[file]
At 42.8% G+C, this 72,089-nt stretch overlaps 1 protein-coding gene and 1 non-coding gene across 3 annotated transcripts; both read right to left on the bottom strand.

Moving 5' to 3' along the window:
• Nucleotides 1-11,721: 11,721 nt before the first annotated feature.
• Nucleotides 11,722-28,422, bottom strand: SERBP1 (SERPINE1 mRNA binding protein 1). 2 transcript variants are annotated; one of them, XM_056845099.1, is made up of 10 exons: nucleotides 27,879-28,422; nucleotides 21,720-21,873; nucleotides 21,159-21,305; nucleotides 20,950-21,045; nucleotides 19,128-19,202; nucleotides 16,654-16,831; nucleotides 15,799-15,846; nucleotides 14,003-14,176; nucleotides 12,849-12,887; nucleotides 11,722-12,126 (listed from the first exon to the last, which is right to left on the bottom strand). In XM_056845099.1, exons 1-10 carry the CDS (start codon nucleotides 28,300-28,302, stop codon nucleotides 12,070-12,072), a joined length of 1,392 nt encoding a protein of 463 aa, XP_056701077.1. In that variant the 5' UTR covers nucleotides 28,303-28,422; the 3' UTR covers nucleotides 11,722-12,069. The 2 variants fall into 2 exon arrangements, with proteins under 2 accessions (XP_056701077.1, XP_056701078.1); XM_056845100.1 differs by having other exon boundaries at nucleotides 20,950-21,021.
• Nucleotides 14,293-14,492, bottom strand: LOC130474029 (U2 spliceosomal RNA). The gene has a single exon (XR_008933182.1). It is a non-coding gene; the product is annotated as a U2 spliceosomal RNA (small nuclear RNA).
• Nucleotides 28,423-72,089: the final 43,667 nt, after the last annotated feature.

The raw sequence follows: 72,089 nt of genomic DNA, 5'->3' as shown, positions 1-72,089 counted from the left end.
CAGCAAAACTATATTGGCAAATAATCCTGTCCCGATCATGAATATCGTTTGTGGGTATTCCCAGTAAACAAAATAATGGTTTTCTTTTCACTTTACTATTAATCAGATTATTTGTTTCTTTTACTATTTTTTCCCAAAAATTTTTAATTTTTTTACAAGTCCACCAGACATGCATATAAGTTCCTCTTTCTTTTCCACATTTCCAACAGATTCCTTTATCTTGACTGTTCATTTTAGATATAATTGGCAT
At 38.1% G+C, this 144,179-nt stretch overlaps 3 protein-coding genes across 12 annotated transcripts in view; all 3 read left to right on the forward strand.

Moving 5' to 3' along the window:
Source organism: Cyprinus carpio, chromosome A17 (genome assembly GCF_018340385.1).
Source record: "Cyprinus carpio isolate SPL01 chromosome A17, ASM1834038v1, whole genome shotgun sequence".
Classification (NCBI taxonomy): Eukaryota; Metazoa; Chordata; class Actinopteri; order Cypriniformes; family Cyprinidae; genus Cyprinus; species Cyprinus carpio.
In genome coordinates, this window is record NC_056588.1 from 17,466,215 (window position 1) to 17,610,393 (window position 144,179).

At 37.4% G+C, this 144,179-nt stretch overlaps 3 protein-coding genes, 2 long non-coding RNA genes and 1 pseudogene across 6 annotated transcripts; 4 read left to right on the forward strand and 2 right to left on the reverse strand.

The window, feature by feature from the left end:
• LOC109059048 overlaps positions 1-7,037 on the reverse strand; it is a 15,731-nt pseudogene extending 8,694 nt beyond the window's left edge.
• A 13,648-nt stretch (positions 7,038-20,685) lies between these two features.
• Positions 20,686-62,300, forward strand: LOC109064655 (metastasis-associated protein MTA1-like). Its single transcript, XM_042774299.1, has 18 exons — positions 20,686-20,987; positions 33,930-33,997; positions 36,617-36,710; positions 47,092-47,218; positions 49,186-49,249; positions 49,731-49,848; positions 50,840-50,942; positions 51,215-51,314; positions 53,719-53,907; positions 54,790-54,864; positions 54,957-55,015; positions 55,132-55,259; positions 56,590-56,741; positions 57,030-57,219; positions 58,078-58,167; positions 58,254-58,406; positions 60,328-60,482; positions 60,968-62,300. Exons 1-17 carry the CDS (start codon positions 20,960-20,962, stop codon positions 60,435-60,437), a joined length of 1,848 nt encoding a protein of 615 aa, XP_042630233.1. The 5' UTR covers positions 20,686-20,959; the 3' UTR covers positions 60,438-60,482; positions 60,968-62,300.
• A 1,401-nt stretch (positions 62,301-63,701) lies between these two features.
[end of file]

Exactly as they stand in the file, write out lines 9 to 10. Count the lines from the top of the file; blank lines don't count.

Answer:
At 38.1% G+C, this 144,179-nt stretch overlaps 3 protein-coding genes across 12 annotated transcripts in view; all 3 read left to right on the forward strand.

Moving 5' to 3' along the window: